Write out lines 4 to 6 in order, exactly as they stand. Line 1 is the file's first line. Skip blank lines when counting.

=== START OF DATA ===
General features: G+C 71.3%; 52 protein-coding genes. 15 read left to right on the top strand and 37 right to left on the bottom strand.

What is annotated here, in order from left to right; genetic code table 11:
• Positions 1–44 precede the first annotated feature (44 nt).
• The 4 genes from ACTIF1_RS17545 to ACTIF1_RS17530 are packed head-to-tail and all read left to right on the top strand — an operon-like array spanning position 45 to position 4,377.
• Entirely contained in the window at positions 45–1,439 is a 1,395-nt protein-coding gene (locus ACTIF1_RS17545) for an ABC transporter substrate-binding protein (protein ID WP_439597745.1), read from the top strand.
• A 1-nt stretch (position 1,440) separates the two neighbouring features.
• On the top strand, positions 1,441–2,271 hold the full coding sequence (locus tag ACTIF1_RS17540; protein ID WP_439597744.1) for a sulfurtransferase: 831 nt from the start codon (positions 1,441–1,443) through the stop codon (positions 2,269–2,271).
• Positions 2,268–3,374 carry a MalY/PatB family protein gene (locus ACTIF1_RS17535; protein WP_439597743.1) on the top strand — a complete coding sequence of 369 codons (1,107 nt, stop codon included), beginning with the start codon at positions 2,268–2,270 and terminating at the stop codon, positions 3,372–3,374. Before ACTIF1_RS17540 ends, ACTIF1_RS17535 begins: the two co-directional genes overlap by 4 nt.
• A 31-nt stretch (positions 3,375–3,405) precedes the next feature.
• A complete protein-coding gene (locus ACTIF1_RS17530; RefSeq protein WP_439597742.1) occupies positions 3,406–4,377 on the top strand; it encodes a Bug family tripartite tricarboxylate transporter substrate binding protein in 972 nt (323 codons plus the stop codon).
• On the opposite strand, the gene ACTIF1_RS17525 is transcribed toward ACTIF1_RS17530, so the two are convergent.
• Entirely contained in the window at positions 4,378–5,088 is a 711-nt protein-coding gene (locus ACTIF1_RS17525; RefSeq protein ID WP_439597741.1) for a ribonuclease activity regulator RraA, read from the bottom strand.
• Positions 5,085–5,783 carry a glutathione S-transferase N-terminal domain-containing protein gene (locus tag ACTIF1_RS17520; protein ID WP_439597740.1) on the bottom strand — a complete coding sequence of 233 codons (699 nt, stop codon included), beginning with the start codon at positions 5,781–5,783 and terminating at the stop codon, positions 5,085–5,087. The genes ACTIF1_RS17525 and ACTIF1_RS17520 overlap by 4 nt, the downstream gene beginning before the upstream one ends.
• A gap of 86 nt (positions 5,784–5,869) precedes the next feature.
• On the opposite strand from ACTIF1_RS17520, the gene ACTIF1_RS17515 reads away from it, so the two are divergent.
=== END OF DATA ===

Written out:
• The 4 genes from ACTIF1_RS17545 to ACTIF1_RS17530 are packed head-to-tail and all read left to right on the top strand — an operon-like array spanning position 45 to position 4,377.
• Entirely contained in the window at positions 45–1,439 is a 1,395-nt protein-coding gene (locus ACTIF1_RS17545) for an ABC transporter substrate-binding protein (protein ID WP_439597745.1), read from the top strand.
• A 1-nt stretch (position 1,440) separates the two neighbouring features.